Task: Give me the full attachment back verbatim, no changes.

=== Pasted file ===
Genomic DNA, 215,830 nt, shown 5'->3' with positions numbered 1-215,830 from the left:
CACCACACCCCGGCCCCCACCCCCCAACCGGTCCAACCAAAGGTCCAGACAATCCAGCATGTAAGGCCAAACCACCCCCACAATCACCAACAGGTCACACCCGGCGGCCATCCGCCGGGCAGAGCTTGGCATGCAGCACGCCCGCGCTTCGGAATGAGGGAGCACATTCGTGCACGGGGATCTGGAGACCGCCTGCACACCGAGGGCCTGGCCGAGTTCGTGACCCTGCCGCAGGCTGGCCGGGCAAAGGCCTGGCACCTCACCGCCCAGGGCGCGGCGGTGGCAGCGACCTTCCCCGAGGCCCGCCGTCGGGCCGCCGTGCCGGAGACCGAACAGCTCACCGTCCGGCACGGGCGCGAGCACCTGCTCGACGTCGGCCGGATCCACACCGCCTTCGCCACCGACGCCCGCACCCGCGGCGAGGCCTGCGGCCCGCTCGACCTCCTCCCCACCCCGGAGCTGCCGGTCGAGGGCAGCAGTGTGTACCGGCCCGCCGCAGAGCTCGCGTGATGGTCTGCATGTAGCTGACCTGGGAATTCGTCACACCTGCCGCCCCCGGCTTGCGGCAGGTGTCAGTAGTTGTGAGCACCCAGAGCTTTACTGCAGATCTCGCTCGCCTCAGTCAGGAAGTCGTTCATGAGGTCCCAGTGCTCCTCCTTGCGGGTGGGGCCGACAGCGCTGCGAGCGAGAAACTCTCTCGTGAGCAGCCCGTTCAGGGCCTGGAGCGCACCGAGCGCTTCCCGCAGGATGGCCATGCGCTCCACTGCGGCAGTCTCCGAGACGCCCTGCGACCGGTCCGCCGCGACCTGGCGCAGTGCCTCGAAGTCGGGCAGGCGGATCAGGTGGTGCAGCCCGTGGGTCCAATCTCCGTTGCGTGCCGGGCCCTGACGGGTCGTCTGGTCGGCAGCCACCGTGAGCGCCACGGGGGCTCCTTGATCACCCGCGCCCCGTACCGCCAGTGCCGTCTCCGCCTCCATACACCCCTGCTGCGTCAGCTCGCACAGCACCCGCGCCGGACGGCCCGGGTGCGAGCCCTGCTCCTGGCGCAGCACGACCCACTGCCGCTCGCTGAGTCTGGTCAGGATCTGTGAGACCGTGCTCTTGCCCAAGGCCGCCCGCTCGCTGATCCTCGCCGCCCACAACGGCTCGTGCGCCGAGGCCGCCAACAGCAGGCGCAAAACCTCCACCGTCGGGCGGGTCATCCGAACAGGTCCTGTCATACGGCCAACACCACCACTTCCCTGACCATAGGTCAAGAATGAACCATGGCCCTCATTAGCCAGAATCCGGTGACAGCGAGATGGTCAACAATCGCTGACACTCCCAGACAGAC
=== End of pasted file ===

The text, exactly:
Genomic DNA, 215,830 nt, shown 5'->3' with positions numbered 1-215,830 from the left:
CACCACACCCCGGCCCCCACCCCCCAACCGGTCCAACCAAAGGTCCAGACAATCCAGCATGTAAGGCCAAACCACCCCCACAATCACCAACAGGTCACACCCGGCGGCCATCCGCCGGGCAGAGCTTGGCATGCAGCACGCCCGCGCTTCGGAATGAGGGAGCACATTCGTGCACGGGGATCTGGAGACCGCCTGCACACCGAGGGCCTGGCCGAGTTCGTGACCCTGCCGCAGGCTGGCCGGGCAAAGGCCTGGCACCTCACCGCCCAGGGCGCGGCGGTGGCAGCGACCTTCCCCGAGGCCCGCCGTCGGGCCGCCGTGCCGGAGACCGAACAGCTCACCGTCCGGCACGGGCGCGAGCACCTGCTCGACGTCGGCCGGATCCACACCGCCTTCGCCACCGACGCCCGCACCCGCGGCGAGGCCTGCGGCCCGCTCGACCTCCTCCCCACCCCGGAGCTGCCGGTCGAGGGCAGCAGTGTGTACCGGCCCGCCGCAGAGCTCGCGTGATGGTCTGCATGTAGCTGACCTGGGAATTCGTCACACCTGCCGCCCCCGGCTTGCGGCAGGTGTCAGTAGTTGTGAGCACCCAGAGCTTTACTGCAGATCTCGCTCGCCTCAGTCAGGAAGTCGTTCATGAGGTCCCAGTGCTCCTCCTTGCGGGTGGGGCCGACAGCGCTGCGAGCGAGAAACTCTCTCGTGAGCAGCCCGTTCAGGGCCTGGAGCGCACCGAGCGCTTCCCGCAGGATGGCCATGCGCTCCACTGCGGCAGTCTCCGAGACGCCCTGCGACCGGTCCGCCGCGACCTGGCGCAGTGCCTCGAAGTCGGGCAGGCGGATCAGGTGGTGCAGCCCGTGGGTCCAATCTCCGTTGCGTGCCGGGCCCTGACGGGTCGTCTGGTCGGCAGCCACCGTGAGCGCCACGGGGGCTCCTTGATCACCCGCGCCCCGTACCGCCAGTGCCGTCTCCGCCTCCATACACCCCTGCTGCGTCAGCTCGCACAGCACCCGCGCCGGACGGCCCGGGTGCGAGCCCTGCTCCTGGCGCAGCACGACCCACTGCCGCTCGCTGAGTCTGGTCAGGATCTGTGAGACCGTGCTCTTGCCCAAGGCCGCCCGCTCGCTGATCCTCGCCGCCCACAACGGCTCGTGCGCCGAGGCCGCCAACAGCAGGCGCAAAACCTCCACCGTCGGGCGGGTCATCCGAACAGGTCCTGTCATACGGCCAACACCACCACTTCCCTGACCATAGGTCAAGAATGAACCATGGCCCTCATTAGCCAGAATCCGGTGACAGCGAGATGGTCAACAATCGCTGACACTCCCAGACAGAC